On any given Sunday, the 5-footer is no problem. Right now, the average PGA Tour player makes percentage for 5 foot putts is about 81.9%. For the Average Joe like you, we’re talking…a lot less than that. But you get the point. It’s still one of the easiest shots in the game. However, for even the winningest players on tour, what’s easy as pie turns into a whole different ball game on Major Sunday.
How is it that we go from the walk-up-and-hit-it, one-handed, one-footed, back-of-the-putter, not-even-looking, talking-to-your-buddies 5-footer to the sick-to-your-stomach feeling you get over a 5-footer that matters?
Maybe you bet a few extra dollars you really didn’t have. Maybe you need this putt to win the club championship. Maybe you’re tied with the friend you’ve never beaten or draining this one would mean that you shoot your personal best. All of a sudden the sweat is beading down your face, your hands get a little shaky, and you feel like you’ve forgotten how to take the putter back.
I imagine this is kind of how it feels for a lot of professional athletes when the game, or even the season, is on the line. Basketball players make free-throw after free-throw in practice, but I wouldn’t be surprised if they still get the same vomit-y feeling we do when there are only 1.6 seconds left on the clock. I bet kickers obtain the kind of automatic that it takes to drive your car from work to your house without ever thinking about it, and snapping back into it in your driveway wondering how you got there. But put a championship ring on the line, and I’m pretty sure they’re second-guessing themselves in that moment too. I even wonder if soccer players have ever tried imagining the goalkeeper in his underwear in order to execute a routine penalty kick.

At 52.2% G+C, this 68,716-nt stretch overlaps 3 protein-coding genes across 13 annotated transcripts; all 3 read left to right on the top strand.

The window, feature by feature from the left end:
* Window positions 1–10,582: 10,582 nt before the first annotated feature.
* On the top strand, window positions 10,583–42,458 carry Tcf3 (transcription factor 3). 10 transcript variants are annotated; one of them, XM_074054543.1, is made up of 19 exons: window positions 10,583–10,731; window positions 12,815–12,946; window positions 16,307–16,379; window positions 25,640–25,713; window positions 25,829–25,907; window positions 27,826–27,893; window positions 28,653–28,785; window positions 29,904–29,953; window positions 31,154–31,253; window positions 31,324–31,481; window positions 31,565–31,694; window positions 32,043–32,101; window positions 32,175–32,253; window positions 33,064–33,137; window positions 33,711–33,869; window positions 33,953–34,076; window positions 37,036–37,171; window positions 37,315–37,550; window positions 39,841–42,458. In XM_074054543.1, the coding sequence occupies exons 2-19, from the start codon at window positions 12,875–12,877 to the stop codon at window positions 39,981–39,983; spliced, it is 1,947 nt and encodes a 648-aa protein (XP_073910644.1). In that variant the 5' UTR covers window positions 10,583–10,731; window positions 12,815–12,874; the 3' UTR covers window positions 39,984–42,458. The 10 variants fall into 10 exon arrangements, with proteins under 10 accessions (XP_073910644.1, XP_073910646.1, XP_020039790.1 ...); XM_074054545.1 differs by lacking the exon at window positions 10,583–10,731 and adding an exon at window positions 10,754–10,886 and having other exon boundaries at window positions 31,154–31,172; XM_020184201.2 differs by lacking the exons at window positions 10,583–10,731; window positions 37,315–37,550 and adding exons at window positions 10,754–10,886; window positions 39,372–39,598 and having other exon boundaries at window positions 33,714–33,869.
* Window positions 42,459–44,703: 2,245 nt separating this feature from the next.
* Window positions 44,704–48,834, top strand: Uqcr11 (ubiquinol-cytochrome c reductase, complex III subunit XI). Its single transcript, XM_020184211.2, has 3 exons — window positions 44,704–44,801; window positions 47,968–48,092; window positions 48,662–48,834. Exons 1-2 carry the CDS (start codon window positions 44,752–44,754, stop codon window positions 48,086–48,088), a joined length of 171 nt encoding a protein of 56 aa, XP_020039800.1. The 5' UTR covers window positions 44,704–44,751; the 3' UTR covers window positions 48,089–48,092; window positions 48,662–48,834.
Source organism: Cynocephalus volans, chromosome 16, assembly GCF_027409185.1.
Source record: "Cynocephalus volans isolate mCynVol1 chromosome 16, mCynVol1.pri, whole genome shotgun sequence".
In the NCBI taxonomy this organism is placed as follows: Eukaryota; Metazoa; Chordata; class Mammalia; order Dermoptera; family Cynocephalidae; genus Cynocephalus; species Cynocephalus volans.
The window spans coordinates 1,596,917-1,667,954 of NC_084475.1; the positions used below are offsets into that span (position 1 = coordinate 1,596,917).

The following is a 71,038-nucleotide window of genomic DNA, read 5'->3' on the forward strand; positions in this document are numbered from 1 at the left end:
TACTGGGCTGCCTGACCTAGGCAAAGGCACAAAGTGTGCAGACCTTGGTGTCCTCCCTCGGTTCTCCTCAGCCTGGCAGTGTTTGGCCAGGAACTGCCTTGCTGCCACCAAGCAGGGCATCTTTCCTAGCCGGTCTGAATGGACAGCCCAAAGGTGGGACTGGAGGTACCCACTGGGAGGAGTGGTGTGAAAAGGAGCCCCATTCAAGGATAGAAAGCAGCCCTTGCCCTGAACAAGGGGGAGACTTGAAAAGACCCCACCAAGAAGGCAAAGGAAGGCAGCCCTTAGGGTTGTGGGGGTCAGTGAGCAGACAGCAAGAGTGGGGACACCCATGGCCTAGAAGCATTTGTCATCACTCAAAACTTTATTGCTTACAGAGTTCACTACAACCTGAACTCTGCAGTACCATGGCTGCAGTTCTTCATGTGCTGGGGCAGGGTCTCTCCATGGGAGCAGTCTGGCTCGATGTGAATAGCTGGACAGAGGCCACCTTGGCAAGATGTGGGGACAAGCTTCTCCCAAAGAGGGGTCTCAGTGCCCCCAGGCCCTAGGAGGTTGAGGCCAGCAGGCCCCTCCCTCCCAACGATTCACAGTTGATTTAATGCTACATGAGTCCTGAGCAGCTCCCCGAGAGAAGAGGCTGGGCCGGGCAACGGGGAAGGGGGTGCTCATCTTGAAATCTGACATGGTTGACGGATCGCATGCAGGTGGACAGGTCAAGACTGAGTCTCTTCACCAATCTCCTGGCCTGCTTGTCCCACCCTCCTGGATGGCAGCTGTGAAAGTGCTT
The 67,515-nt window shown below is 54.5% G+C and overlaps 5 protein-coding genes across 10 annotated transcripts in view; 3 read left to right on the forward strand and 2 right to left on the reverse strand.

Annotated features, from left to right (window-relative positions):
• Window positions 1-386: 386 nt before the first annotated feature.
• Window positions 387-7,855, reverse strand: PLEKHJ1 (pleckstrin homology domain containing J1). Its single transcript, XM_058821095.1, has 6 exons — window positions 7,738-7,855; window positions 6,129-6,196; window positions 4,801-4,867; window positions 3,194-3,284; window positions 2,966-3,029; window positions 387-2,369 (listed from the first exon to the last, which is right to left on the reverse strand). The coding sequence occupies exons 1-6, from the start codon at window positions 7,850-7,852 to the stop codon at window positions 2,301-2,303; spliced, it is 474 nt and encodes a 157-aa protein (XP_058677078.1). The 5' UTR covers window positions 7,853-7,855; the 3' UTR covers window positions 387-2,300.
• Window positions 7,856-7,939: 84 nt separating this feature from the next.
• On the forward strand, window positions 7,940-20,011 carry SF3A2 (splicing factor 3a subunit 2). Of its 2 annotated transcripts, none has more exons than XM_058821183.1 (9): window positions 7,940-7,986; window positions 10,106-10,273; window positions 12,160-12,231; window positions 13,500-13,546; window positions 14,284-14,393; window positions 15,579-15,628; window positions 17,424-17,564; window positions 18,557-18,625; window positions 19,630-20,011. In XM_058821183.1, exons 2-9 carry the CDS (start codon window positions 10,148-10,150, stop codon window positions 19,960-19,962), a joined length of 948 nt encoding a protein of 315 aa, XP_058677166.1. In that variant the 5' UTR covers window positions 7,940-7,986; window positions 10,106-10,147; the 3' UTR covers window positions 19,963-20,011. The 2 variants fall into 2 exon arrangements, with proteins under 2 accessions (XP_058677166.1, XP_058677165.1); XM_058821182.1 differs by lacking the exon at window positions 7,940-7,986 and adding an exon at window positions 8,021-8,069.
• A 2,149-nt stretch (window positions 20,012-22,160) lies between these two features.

From golfers, I’ve heard a list of tips and tricks to get rid of the 5-footer nerves ranging from “close your eyes” to telling yourself “even my mother could make this putt” before hitting it. What I’m saying is, there’s not really a surefire way to outrun that feeling. Nerves are not necessarily a bad thing: they mean you care. But believing in yourself despite the nerves is what separates the best from the rest. Next time you have to make your 5-footer, for whatever reason it may be—big or small, remember that you’ve probably made a thousand others just like it without ever batting an eye.
Kayla is a professional golfer on the LPGA Symetra Tour and the Women’s All-Pro Tour. She has played professionally overseas on the Australian Ladies Professional Golf Tour as well. Kayla graduated from Florida State University after playing all 4 years on the golf team there. Go Noles.
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